We often think of warm, sunny days as the only optimal time to travel, but sometimes, bad weather gives us a completely different perspective of a new place. Such is the case with this photo from Doug Murray taken during a rainy day in Vancouver, BC.
As any traveler to the Pacific Northwest will tell you, rain is often inevitable, but wet weather is what makes this region beautiful. Plus a good wet day gives you the perfect excuse to check out the local coffee culture.
It isn’t always sunny in California. It only just seems that way for those of us who live in colder climates. On Thursday, it rained in Los Angeles. I swear, there was no sun or blue skies to be had anywhere. Before I travel anywhere, I check the forecast for my destination obsessively and I can tell you that this is the first time there’s been rain in L.A. in at least 6 or 7 years. Or it least it seems that way.
I’ve traveled extensively around California over the past 30 years and this was actually the first time I have ever – ever – felt any significant rainfall in this glorious state. Perhaps I’ve just been remarkably lucky, but I think Californians are actually quite unused to inclement weather.
On the drive to out hotel we were listening to the local NPR affiliate in Los Angeles and the hosts noted that there had been 188 crashes on L.A. freeways that morning, which, they said, was a big haul, even for L.A. The hosts chalked this up to the rain and I almost burst out laughing.I grew up in Buffalo and my adopted hometown is Chicago. The notion that large numbers of people are crashing their cars due to the fact that it was 65 degrees with a light drizzle seemed delicious, preposterous, wonderful! Only in a place with a truly glorious climate could people forget how to safely operate their vehicles because they are so shocked or unaccustomed to a little harmless precipitation.
Most travel writers like to wax poetic about how they don’t mind rainy weather while traveling. And most of them are full of crap for the following reasons. 1) They spend most of the year traveling and thus have a completely different perspective than someone who has just a few precious days to savor outside their office each year. 2) They typically aren’t traveling with small children they have to find ways to amuse in bad weather.
Anyone who travels frequently can tell you stories about how awful the weather was on one trip or another they’ve taken. Other than California, which has been my lucky destination over the years, I seem to have a knack for brining bad weather to even the sunniest of places.
Italy is a prime example. I’ve encountered day after day of torrential rain and winds in places like Capri, Polignano A Mare, and Siracusa, to name just a few. And on each occasion, everyone I met assured me that the weather we were experiencing was like a freak, supernatural experience. It’s NEVER like this! They say. Or, more commonly, The weather was perfect until you arrived.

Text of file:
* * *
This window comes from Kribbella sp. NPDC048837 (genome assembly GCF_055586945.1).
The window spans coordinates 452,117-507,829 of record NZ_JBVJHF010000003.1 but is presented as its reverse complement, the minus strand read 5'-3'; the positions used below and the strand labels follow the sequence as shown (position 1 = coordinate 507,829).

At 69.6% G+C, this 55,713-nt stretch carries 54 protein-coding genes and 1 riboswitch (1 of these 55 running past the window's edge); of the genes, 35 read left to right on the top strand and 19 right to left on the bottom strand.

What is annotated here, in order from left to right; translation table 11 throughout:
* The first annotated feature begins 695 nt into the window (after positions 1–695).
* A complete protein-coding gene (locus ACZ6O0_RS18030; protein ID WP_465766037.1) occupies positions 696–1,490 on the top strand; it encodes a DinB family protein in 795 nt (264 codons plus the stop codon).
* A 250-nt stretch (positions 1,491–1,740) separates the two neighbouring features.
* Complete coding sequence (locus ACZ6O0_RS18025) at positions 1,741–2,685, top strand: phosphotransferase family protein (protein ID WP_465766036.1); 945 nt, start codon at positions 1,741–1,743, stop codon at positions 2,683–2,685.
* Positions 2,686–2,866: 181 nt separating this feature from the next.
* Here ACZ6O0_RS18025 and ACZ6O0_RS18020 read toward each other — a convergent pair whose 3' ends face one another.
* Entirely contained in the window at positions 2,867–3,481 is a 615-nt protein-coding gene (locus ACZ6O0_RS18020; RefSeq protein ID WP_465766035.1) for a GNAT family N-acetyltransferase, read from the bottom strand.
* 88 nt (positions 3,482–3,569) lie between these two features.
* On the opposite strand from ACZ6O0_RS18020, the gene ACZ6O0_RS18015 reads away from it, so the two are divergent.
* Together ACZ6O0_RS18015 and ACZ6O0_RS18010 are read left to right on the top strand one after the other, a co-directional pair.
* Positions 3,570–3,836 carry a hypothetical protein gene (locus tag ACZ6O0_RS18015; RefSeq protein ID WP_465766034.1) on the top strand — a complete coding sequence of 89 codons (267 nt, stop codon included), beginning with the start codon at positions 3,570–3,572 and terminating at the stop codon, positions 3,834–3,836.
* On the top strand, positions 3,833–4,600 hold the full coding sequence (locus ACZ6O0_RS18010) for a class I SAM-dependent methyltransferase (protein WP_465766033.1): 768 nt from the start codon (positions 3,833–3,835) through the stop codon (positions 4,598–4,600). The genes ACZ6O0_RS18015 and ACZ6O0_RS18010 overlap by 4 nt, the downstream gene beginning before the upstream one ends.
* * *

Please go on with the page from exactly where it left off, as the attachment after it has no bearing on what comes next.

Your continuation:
I don’t care what anyone says, the truth is that no place looks as good in the rain as it does under blue skies and sunshine. You make the best of bad weather and sometimes it forces you to do some fun things that you wouldn’t do otherwise, but if you get nothing but rain in a place, the chances are, you probably won’t like it as much as if you’d had good weather there.
If you’re traveling with small children, inclement weather takes an even greater toll. If you aren’t with kids, you can lie in bed and curl up with a book or hit a museum, but you’re options are much more limited if you have small kids in tow. You can throw on a movie for them, but it’s hard to do that all day long for days on end. Bitching about the weather won’t help either, but it can be therapeutic.
Our first two days in California have been rainy, with yet more rain in the forecast and the weather is getting warmer in Chicago. It was 63 and rainy in L.A. on Thursday and 54 and sunny in Chicago, so take your pick. According to weather.com, though, L.A. had zero days with measurable precipitation in October and just two days with a wee bit of rain in November prior to my arrival. But L.A. averages 2.37 inches of precipitation in December historically, not much different than Chicago’s 2.57 inches.
Never mind the fact that Chicago is 50 degrees colder. (And there are microclimates all over California, so if you want different weather, just get the car and drive a bit) But on Saturday, we were in La Jolla, basking in the sunshine. And after a couple gloomy days, we appreciated the warmth of the sun all the more so. You can never take good weather for granted, even in California.
1. FAAWait – During a creeping weather delay a flight attendant who also works part time as an air traffic controller told me about FAAWait. It’s his favorite app. One click and we knew which airports across the country were also experiencing delays, how long the delays were averaging, and what had caused the delays.
2. MyRadar: Recently a fearful flier on board one of my flights spent three hours watching the weather light up his iPad screen: blue, green, red – wow, so much red! He knew exactly when to expect turbulence, how bad it might get, and how long it would last. Knowing this kept him calm. At one point he even turned around in his seat to let the crew know it would be smooth flying from here on out. Two seconds later the captain called to tell us the exact same thing, it was safe to get up and finish the service. Since then I’ve been recommending the app to anyone who mentions they’re afraid to fly.